The UK and Singapore exchanged views on the latest developments in their respective work in the digital space.

a. Crypto and Digital Assets: The UK and Singapore agreed to contribute to efforts to develop global regulatory standards for crypto and digital assets as part of international standard-setting bodies such as IOSCO, and working groups under the Financial Stability Board(FSB), and welcomed the FSB recommendations on crypto-assets including stablecoins. The UK provided an update on its approach and industry feedback on the Future Financial Services Regulatory Regime for Crypto-assets consultation, and the regulatory rules for marketing crypto-assets. Singapore shared its perspectives on regulatory developments on stablecoins and consumer protection measures for Digital Payment Token Services.

b. Central Bank Digital Currency (CBDC): The UK and Singapore held a productive discussion on their respective approaches towards CBDC, with the UK updating on the “Digital Pound” consultation and plans for the current design phase. Singapore shared its approach towards exploring use cases for a digital Singapore dollar, and efforts that are being undertaken to foster interoperability. Singapore also provided an update on its exploration of wholesale CBDC for cross-border foreign exchange settlement. Both countries will continue discussions and share insights and experiences.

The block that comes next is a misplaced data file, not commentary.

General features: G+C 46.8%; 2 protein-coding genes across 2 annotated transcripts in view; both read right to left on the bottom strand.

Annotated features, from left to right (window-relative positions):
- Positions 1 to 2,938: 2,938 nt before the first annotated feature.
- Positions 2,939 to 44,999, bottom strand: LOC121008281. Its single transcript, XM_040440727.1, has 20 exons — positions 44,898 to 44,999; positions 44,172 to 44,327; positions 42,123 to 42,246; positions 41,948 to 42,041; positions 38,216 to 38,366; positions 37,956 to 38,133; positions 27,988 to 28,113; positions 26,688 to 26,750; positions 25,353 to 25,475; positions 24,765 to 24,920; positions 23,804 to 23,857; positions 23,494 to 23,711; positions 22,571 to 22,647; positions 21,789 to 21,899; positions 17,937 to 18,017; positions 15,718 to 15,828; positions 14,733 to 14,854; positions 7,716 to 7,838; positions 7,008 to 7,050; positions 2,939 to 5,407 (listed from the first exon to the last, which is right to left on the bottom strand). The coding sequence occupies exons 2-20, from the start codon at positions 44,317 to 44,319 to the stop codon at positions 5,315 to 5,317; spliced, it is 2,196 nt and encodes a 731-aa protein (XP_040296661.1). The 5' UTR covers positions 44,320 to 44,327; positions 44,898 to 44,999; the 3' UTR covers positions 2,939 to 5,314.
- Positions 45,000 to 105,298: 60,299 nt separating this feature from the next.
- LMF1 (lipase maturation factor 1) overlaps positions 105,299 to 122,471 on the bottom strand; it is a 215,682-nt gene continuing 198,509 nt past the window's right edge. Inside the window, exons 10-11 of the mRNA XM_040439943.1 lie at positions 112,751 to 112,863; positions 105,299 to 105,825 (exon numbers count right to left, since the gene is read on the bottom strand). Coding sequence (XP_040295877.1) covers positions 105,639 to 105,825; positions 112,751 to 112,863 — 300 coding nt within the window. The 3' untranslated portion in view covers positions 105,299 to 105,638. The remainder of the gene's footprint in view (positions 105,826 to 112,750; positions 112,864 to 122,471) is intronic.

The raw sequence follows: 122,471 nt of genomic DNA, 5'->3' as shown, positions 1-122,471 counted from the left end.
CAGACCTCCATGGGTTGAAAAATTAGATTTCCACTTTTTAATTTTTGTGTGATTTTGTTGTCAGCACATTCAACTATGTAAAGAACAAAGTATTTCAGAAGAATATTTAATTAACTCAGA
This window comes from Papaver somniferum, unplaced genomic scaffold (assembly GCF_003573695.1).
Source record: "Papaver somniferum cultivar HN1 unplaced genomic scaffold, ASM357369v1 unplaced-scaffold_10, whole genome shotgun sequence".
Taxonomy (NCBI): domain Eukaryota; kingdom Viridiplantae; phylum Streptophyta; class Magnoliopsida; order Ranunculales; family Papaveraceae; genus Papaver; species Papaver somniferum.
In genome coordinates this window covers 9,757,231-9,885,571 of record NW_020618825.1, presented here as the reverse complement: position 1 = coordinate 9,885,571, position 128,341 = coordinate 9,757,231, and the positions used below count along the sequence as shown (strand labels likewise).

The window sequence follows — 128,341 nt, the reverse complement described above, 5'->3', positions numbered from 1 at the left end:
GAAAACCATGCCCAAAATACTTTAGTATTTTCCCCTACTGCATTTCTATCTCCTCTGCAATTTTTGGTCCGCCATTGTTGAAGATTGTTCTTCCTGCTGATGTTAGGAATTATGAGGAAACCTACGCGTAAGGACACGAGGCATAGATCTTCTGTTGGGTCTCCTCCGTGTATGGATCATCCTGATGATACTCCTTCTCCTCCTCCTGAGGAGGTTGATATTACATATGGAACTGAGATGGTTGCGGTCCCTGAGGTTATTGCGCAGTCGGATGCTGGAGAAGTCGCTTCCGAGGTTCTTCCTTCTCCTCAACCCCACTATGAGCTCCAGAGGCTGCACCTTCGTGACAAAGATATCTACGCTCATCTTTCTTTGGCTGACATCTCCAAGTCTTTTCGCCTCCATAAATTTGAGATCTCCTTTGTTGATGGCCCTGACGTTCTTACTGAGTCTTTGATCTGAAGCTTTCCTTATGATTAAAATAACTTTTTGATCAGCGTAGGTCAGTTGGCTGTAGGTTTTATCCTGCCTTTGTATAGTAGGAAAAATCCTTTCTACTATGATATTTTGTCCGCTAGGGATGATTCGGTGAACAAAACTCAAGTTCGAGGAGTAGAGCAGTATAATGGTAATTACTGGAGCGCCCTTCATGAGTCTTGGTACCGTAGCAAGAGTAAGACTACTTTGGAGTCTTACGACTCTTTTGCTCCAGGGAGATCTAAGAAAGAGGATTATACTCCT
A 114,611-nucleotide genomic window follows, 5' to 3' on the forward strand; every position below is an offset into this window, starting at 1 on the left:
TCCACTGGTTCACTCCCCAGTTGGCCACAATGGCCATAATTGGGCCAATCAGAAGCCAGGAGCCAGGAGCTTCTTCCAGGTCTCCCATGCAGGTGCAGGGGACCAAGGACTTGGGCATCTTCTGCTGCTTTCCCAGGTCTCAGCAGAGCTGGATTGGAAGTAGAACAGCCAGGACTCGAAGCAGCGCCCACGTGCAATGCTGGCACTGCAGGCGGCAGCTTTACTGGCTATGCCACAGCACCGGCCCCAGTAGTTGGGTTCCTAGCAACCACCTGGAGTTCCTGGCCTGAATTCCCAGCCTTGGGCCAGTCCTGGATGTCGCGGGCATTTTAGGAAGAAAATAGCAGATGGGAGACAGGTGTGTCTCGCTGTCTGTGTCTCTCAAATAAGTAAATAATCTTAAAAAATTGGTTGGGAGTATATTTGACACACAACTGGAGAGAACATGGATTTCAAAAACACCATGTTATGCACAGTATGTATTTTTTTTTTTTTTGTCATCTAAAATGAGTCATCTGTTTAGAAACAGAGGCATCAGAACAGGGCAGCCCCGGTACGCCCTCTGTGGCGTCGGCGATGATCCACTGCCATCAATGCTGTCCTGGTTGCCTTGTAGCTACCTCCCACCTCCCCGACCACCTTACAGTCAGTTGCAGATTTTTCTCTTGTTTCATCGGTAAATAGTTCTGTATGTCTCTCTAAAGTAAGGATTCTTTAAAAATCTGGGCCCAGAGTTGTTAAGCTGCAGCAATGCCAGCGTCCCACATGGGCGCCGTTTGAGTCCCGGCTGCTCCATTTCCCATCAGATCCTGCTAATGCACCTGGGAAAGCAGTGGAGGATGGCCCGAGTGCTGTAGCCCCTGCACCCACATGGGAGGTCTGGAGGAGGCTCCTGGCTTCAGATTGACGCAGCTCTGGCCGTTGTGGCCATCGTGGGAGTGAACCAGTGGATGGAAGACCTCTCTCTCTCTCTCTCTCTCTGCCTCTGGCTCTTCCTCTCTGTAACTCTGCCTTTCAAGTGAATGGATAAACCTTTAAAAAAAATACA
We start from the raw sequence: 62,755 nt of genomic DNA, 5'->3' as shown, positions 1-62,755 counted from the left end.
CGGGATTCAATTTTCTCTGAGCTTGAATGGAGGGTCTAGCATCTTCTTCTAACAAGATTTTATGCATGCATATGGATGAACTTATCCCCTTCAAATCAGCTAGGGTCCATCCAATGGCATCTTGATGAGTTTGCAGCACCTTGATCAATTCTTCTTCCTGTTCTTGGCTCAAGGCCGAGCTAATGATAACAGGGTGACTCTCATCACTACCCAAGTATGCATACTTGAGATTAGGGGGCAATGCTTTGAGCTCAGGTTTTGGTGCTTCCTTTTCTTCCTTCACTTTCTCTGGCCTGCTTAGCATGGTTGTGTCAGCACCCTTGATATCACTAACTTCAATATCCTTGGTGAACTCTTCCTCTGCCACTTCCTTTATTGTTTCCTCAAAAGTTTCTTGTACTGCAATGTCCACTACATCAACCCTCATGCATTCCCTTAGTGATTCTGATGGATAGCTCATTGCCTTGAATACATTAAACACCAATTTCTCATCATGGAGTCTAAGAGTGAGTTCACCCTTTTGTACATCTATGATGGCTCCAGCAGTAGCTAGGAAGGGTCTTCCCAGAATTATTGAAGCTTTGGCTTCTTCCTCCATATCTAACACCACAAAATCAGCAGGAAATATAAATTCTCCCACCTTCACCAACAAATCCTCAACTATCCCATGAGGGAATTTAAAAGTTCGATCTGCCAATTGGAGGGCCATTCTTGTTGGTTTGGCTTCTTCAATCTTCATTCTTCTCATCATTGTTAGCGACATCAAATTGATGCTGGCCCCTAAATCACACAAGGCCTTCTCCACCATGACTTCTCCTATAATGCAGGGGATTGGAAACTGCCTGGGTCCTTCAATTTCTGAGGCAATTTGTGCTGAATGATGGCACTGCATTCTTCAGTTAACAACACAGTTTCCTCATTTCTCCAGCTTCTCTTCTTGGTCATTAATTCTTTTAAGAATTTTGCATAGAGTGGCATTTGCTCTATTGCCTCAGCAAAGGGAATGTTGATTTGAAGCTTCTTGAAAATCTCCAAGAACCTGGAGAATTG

c. Project Guardian: Singapore shared the latest developments on its private-public sector collaborative initiative to test the potential and feasibility of asset tokenisation. Both countries agreed to consider future collaboration opportunities in this area.

d. E-wallets: The UK welcomed the outcome of MAS’ review of e-wallet caps, including the increase to the relevant limits imposed on e-wallets.

The UK provided an update on the cross-border arrangements between the UK and Singapore for exchanging information in relation to derivatives trading venues, which concerns (i) the UK’s and Singapore’s derivatives trading obligations; and (ii) the classification of regulated markets for the purpose of Exchange Traded Derivatives trading. Both countries acknowledged the value of continued cooperation to support the G20 OTC derivatives reforms.

The UK and Singapore renewed their commitment to engagement beyond the Dialogue through a series of roadmap engagements. Further cooperation was agreed on Sustainable Finance and FinTech and Innovation ahead of the next Financial Dialogue due to be held in Singapore in 2024.

An industry-led UK-Singapore business roundtable on sustainable finance took place on 25 July 2023. Industry participants discussed the financing opportunities and challenges in meeting net zero targets, and how the financial industry could help to address these.

The Dialogue was jointly chaired by Leong Sing Chiong, deputy managing director (Markets and Development) of MAS, and Gwyneth Nurse, director general (Financial Services) of HM Treasury (HMT). The Dialogue was attended by senior officials from MAS, HMT, BoE, Financial Conduct Authority, the High Commission of the Republic of Singapore in London, and the British High Commission in Singapore.

Re-disseminated by The Asian Banker

Diary of Activities